Radiator Cooling Fans
Cooling fans are driven by the engine's crankshaft or by an electric motor. They provide airflow through the radiator fins, transferring heat from the engine's coolant to the outside air. The radiator does not operate effectively without proper airflow. This airflow is vital, especially while idling or traveling slowly. Today's aerodynamic designs have reduced the size of the radiator grille, demanding even more airflow from electric radiator cooling fans.
Many longitudinal engines have a fan attached to the water pump flange. These fans often have a fan clutch to control airflow. Bent or missing blades cause an imbalance and a vibration. This problem can result in damage to the water pump bearings and seals.
Viscous Fans: The engine's crankshaft drives the viscous fan clutch. The typical viscous fan clutch contains silicon oil that may leak from the unit. They measure the viscosity in CST's or centistokes. Check the unit for leaks around the seams and shaft. They also have a thermostatic spring that should be inspected. Check the spring by releasing it from its seat and measuring the distance between the spring and its retainer. Always check for manufacturer's specifications and special procedures. A seized fan clutch makes a whirring noise because the clutch is locked, spinning the fan blades at engine speed at all times.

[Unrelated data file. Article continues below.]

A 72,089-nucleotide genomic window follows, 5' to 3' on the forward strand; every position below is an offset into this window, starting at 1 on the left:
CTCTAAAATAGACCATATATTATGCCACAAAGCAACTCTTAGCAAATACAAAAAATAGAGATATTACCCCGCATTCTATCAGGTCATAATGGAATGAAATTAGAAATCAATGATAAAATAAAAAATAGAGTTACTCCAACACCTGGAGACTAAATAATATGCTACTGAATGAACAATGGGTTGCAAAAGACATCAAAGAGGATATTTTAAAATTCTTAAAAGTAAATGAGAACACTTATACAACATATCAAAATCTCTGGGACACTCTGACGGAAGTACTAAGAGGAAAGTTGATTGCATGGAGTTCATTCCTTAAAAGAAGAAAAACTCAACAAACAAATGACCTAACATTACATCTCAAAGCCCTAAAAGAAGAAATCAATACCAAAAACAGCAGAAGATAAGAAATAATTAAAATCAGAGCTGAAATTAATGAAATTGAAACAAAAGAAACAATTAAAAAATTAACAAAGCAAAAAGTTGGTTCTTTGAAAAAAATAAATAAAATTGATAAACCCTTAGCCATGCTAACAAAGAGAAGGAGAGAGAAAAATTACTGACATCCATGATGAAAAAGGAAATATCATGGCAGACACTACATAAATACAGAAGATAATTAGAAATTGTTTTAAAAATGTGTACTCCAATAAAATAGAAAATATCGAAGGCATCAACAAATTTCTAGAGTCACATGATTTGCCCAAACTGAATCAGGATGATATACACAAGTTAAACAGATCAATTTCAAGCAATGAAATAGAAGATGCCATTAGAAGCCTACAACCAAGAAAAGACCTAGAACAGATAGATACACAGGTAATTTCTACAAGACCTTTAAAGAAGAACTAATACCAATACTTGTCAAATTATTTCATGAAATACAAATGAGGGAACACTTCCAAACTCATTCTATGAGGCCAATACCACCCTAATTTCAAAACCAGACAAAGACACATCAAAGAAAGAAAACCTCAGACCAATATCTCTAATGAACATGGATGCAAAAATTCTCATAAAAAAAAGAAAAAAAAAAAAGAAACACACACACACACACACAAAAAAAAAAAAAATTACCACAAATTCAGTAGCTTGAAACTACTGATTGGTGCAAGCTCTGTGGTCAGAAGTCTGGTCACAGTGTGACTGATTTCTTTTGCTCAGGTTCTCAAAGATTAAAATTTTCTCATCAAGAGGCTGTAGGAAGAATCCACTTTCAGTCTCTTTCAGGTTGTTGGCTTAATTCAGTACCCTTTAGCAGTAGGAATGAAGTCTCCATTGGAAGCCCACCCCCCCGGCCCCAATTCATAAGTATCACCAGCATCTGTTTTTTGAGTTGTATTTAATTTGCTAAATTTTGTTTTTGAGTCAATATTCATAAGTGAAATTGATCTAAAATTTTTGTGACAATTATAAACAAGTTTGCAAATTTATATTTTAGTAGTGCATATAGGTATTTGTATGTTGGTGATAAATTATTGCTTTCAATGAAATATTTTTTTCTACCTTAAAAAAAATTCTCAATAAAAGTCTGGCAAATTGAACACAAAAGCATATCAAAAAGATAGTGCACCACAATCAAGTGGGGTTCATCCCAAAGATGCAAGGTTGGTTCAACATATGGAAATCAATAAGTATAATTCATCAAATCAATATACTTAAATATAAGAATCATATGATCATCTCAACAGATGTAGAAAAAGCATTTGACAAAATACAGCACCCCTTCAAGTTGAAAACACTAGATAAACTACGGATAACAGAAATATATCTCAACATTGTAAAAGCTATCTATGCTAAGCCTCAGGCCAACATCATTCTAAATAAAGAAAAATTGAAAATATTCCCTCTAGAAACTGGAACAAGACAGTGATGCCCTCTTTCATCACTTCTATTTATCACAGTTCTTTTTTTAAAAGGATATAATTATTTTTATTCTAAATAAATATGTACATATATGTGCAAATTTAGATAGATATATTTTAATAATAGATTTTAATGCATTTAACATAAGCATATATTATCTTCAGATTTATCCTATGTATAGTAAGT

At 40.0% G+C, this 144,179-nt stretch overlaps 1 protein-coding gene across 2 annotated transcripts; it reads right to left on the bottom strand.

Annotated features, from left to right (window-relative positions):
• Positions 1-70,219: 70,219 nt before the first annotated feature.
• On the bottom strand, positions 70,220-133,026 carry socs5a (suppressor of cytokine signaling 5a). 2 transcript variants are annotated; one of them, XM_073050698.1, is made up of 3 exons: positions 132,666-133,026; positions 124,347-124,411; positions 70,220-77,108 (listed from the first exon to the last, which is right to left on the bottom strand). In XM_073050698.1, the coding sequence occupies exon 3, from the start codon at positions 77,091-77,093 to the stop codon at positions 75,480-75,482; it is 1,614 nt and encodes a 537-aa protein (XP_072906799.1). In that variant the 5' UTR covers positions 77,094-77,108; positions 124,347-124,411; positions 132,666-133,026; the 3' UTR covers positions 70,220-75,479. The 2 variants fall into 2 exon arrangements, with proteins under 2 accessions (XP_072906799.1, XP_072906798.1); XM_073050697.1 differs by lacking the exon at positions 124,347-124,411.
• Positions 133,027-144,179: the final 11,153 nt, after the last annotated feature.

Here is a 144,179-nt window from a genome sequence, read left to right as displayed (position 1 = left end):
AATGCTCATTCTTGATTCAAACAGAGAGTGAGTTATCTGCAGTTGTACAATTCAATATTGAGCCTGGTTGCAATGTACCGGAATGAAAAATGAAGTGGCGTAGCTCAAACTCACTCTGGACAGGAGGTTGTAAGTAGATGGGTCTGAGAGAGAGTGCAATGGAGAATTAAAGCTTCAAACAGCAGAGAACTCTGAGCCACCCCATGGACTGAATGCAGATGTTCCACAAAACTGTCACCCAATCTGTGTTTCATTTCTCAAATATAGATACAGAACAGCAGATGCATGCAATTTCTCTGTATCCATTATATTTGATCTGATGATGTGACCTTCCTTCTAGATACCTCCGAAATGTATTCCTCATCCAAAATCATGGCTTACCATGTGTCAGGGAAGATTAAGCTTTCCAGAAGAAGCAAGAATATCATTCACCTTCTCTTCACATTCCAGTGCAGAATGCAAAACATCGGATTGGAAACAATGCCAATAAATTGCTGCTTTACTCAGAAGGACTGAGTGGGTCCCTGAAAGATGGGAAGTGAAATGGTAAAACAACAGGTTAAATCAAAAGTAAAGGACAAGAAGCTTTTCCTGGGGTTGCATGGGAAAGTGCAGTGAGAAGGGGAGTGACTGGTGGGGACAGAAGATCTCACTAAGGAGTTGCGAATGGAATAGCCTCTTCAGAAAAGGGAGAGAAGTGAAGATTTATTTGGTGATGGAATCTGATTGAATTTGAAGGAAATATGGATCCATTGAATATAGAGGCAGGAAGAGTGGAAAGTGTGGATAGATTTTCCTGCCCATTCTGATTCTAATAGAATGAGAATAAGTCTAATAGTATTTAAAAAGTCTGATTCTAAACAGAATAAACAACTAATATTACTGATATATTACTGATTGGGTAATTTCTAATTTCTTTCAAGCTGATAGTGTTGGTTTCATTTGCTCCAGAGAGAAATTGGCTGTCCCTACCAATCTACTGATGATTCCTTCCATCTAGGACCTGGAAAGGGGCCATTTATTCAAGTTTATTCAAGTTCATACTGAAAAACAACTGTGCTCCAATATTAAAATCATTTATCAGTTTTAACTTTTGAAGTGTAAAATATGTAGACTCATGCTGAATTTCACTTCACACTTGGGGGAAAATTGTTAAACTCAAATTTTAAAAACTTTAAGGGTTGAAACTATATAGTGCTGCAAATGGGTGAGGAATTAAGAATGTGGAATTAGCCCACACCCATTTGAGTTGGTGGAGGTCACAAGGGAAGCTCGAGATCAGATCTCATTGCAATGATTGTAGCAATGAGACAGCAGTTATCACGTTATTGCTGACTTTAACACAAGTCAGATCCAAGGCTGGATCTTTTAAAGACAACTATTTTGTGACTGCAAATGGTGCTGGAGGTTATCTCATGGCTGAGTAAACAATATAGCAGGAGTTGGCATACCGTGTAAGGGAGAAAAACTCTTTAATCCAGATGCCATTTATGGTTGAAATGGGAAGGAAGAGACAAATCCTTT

Electric Fans: Electric fan blades are typically plastic. They wear and begin to crack. The PCM controls fan operation; it uses the signal from the ECT or engine coolant temperature sensor. This sensor senses the temperature of the engine's coolant and sends a variable voltage signal to the PCM. The PCM operates the fan motor through the engine's cooling fan relay.